Creative Combinations With Manachai
Kick and Elbow Combination with Manachai
If you are a fighter, you should have a decent understanding of the importance of throwing combinations, over singular techniques. A basic analogy looks something like this. If you are minding your own business, and all of the sudden you see a bright neon tennis ball being hurled at you, it may be pretty easy to catch that ball, or even move out its way to avoid it altogether. However, if you turn your gaze to notice two balls heading right towards you, it may be more difficult to avoid both.
Still, if you are quick, with decent reflexes you may be able to stop the impact of the malintent tennis balls. Once that number goes up, three, four, five balls speeding at you from all different angles, aimed for your head and body, it becomes very challenging to block or avoid everything. The same applies to fighting; the more strikes you throw with proper technique, accuracy and speed, the better chance you have of landing those strikes on your opponent. Learning how to throw combinations will be critical for every person who plans on fighting as it gives more opportunity for the striking fighter to attack while forcing the other fighter to constantly defend, or risk countering while attacks are still being thrown.
Of course there will always be a point when throwing too many strikes can do more harm than good as every time a fighter throws a technique, they extend a limb that they will also use to defend. It is up to the fighter and their coaches, in training to make sure they find the balance between throwing strikes in combinations, and defending against strikes from their partner.
When two elite fighters face each other, not only do they need to throw combinations at the other fighter, those combinations need to be strategized. Basic combinations like a jab, cross, body kick, are just not enough to land on people who see those strikes more than a doctor sees patients. At the elite level of fighting, the type of level that Manachai is at, fighters must use well planned, thoroughly trained combinations, that strike at multiple different areas of the body.
Manachai is a Muay Thai expert who started fighting as a child under the age of ten years old. Since then, he has become one of the most well respected fighters in Thailand with multiple championship belts under his resume. This clip from Manachai’s instructional, Thai Boxing: Low Kicks, shows fighters how to chop away at an opponent's core with body kicks before striking to the head by throwing an elbow with the back arm. Even though the instructional is titled “low kicks”, a real striker, as well as a true instructor, would never pass on a properly set up opportunity to throw a lethal strike to an opponent’s head.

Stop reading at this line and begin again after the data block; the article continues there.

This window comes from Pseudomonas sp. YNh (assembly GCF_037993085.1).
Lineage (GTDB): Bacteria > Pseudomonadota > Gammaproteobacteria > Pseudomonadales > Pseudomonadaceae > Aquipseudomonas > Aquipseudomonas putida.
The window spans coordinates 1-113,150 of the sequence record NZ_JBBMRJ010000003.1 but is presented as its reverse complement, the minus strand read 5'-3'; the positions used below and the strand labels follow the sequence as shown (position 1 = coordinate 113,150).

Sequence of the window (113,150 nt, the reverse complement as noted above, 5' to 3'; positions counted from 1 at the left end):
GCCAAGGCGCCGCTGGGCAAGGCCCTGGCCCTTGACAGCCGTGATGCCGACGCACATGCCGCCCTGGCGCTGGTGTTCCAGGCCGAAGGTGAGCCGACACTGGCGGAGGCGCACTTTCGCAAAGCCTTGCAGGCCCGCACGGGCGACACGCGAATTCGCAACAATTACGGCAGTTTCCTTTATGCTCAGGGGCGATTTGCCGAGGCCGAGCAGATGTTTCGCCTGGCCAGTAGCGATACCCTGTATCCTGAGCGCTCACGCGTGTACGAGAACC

As the video starts, Manachai is standing in the traditional, right handed, muay thai stance. As he begins striking, Manachai throws a back leg round kick to his opponents body level, then returns his leg back to his original stance. After throwing the first kick, he throws a second back leg round kick and returns to his original stance.
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Following the second right leg body kick, Manachai performs a switch kick with his left leg, making sure to show the viewer what not to do by landing in a southpaw stance, rather than orthodox stance he started in. Manachai explains that when a fighter lands southpaw, putting their left leg back after the switch kick, they create too much distance from the opponent, which, as Manachai shows, makes it difficult to reach their head when throwing the right elbow.
In the second showing of the combination, after throwing both right leg body kicks, Manachai throws the switch kick with his left leg, this time placing the leg back, returning to an orthodox fighting stance.
From that position, Manachai throws his back elbow from a side angle at his partner's head level to finish the combination. After showing the combination with the correct technique, Manachai begins to speed up the combination showing small details in his movement as he demonstrates.
Manachai begins the combination again throwing his first kick and returning it to his original stance, using it to set up the rest of the combination while making sure he is in proper striking distance. He then breaks his strike tempo by hesitating, simultaneously making sure to defend any oncoming strikes before proceeding with his combination.
Once Manachai throws his second body kick with his right leg, he continues to put forward pressure on his partner, while returning to orthodox stance, once he places his foot down in his original stance, Manachai quickly performs a switch kick with his left leg, placing his left foot forward and elbowing across with his right arm.
Manachai shows the combination again before explaining to the viewer, for a second time, the importance of not placing the leg back after the switch kick. Manachai shows how even someone as nimble and well-versed in striking as him, simply cannot reach an opponent unless you put the foot of the switch kicking leg down in the front, returning to the original fighting stance where you have closed the distance and are able to reach your partner.
After emphasizing how to avoid the most common mistake when throwing the combination, Manachai continues to show the combination with correct form, each time with a little bit more intensity. In his final demonstration of the techniques, Manachai shows not only how the fighter should look when really striking an opponent with the combination, but also how they should sound as he exhales with powerful yells that put power, and vigor into his technique. Watch closely, and you may emulate the same movements and energy that befit Thailand’s Muay Thai champions!
Thai Boxing: Low Kicks By Manachai is a 2-part series that will teach you how to land BRUTAL leg kicks! Check it out today!